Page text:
When Fidelia graduated from Baruch, already a VP at Lehman Brothers, she vowed to one day give back to her alma mater. In 2006 she became a Trustee of The Baruch College Fund and shortly thereafter launched her scholarship. Fidelia encourages all Baruch alumni to support students. “If you can give back, then you should,” she says.

“Being a college student today is very difficult,” says Fidelia. “Not only are students faced with rigorous course work, but many work to support themselves financially. . . . It’s a lot for a young person to handle.”

Learning that same balancing act continues to stand Fidelia in good stead. Today she balances a career as a founding member of Eland Capital, a division of the Williams Capital Group, L.P., a leading minority-owned Wall Street investment bank, and her work as a minister offering food and prayer to homeless citizens throughout the city.

The Fidelia Scholarship Students

On Mar. 5, 2012, Nadja Fidelia (’02) retraced her steps, from Baruch College to Wall Street, in an SUV ride with three recipients of her Nadja Fidelia Scholarship: Michael Jeneralczuk (’15), Frederick Núñez (’12), and Ting Ting Tso (’11, MS ’12). It was the first time any had met. It’s not a stretch to say that the three younger Baruchians were hoping to follow the same trajectory as their patron.

Michael Jeneralczuk, the freshman member of the group, used his first year at Baruch as an opportunity to begin to map out academic and professional goals. Actuarial science and financial analysis are the fields that appeal to him most, and he hopes one day to establish a career in finance. “I want to thank Ms. Fidelia for her continued efforts to better the lives of Baruch students and to propel their careers forward,” he says.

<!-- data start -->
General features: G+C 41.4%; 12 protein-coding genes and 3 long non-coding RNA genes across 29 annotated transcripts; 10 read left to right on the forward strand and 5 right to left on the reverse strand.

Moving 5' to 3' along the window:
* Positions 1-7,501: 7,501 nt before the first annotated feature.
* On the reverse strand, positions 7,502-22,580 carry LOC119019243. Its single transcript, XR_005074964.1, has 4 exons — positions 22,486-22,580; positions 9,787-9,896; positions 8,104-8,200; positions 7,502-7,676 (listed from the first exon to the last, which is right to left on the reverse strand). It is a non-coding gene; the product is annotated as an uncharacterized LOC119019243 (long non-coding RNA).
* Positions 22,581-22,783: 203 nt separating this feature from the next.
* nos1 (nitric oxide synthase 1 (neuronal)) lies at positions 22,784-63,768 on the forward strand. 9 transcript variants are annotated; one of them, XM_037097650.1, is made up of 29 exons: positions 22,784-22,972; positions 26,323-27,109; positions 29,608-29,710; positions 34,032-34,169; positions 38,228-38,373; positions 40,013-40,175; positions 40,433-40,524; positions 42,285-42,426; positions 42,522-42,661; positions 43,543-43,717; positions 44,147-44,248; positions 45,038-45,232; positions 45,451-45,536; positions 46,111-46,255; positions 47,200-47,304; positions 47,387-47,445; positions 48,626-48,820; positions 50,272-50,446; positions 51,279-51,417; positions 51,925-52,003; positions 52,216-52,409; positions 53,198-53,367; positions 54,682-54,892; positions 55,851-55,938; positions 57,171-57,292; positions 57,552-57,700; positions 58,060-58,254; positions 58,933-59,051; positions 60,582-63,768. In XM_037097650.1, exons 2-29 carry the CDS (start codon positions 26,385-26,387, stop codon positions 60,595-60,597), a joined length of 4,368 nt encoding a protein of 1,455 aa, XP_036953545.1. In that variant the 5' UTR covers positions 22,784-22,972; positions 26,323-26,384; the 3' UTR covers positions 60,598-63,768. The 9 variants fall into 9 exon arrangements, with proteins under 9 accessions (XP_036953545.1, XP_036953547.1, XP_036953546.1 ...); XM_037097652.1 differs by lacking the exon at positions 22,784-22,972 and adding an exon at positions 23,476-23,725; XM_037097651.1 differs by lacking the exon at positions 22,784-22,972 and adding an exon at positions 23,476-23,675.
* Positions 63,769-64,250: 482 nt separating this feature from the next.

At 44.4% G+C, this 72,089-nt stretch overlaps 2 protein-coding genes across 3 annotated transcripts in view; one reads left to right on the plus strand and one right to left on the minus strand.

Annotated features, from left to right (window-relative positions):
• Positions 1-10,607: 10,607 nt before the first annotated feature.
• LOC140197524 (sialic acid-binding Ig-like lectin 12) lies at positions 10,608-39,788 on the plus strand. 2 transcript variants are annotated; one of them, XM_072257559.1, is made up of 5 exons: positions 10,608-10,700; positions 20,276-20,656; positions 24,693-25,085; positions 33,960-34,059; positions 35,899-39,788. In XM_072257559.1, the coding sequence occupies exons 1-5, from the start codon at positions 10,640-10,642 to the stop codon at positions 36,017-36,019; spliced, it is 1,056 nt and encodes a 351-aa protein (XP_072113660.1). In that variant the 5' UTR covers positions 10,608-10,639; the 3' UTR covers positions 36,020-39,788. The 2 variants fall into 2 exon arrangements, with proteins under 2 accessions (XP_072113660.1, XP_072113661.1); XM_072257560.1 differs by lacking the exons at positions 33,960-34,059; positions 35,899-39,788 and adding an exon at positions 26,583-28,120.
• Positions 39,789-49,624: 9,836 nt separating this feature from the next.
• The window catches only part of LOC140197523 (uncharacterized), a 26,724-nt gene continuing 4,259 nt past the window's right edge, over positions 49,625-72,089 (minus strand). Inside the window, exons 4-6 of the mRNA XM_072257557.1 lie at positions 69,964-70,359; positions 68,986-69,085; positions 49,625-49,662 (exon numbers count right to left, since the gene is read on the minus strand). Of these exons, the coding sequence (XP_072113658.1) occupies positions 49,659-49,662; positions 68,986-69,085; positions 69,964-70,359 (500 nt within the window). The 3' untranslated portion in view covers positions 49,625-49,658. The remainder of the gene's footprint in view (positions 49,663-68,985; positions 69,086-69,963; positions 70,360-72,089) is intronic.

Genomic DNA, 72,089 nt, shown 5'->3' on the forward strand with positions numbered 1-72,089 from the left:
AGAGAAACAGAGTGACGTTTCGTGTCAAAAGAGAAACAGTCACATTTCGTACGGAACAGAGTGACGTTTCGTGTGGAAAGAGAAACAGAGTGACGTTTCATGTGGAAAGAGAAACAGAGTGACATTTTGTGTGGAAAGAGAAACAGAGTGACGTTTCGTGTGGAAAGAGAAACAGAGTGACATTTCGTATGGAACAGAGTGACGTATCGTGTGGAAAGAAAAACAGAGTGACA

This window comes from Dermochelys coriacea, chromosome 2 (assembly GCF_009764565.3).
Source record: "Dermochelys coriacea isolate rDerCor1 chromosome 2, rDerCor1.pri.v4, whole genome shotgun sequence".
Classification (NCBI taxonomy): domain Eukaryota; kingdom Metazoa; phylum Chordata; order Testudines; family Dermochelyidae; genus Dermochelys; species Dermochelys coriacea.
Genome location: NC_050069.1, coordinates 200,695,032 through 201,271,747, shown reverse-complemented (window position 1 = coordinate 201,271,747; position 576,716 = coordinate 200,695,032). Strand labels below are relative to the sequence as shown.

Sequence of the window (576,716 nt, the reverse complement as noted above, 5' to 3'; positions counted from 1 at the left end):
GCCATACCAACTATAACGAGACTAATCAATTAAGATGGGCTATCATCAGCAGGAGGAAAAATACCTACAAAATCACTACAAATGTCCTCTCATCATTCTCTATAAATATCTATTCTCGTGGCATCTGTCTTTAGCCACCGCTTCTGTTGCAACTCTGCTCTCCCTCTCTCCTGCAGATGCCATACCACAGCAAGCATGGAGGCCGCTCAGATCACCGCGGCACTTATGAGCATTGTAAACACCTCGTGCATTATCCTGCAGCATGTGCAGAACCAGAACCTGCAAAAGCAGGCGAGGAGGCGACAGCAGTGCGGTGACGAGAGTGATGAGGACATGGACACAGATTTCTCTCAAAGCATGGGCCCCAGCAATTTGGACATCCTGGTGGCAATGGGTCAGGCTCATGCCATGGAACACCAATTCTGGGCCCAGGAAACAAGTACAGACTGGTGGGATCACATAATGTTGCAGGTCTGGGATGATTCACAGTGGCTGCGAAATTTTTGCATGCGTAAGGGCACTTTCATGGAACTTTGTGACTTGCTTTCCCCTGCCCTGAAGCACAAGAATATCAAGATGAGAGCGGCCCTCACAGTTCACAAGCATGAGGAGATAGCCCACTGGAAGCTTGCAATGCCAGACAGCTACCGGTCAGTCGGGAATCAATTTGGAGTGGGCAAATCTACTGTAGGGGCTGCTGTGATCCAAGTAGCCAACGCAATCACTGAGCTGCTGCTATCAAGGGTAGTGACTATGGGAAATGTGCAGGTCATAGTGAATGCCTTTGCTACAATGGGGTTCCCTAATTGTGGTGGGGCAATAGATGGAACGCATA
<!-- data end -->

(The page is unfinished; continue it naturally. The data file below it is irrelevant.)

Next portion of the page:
Graduating this spring with a BBA in finance and investments, Frederick Núñez is where Jeneralczuk dreams of being, securing that first career-track job. Núñez’s parents, immigrants from the Dominican Republic, instilled in him the importance of earning a college degree. (Like Núñez, about one third of Baruch students are first-generation Americans or the children of immigrants.) In part because of his Fidelia Scholarship, his plans weren’t derailed when his father was laid off and struggled to find work. “I extend my gratitude to Ms. Fidelia, who understands how difficult it can be for students who even struggle to pay for the basics—transportation, books, and food.” Núñez hopes one day to pay her generosity forward to a future student.

Further along in her career is Ting Ting Tso (’11, MS ’12), who received the Fidelia Scholarship from 2007 to 2010. Tso, who graduated with a BBA in accountancy last year, is on track to complete an MS in taxation this summer. Participation in Baruch’s selective Volunteer Income Tax Assistance (VITA) program was one of the extracurricular opportunities her Fidelia Scholarship enabled her to pursue. “Without the scholarship, I can’t imagine having had time for anything except work and study,” she says. VITA helped her obtain an internship that ultimately led to a full-time position as a tax associate at Grant Thornton. Tso is among the 40 percent of Baruch grads who are the first in their families to go to college.

—Diane Harrigan with additional reporting by Manny Romero

Photo above (from left to right): Ting Ting Tso (’11, MS ’12), Michael Jeneralczuk (’15), Nadja Fidelia (’02), and Frederick Núñez (’12) on Wall Street. Photo by Elena Olivo.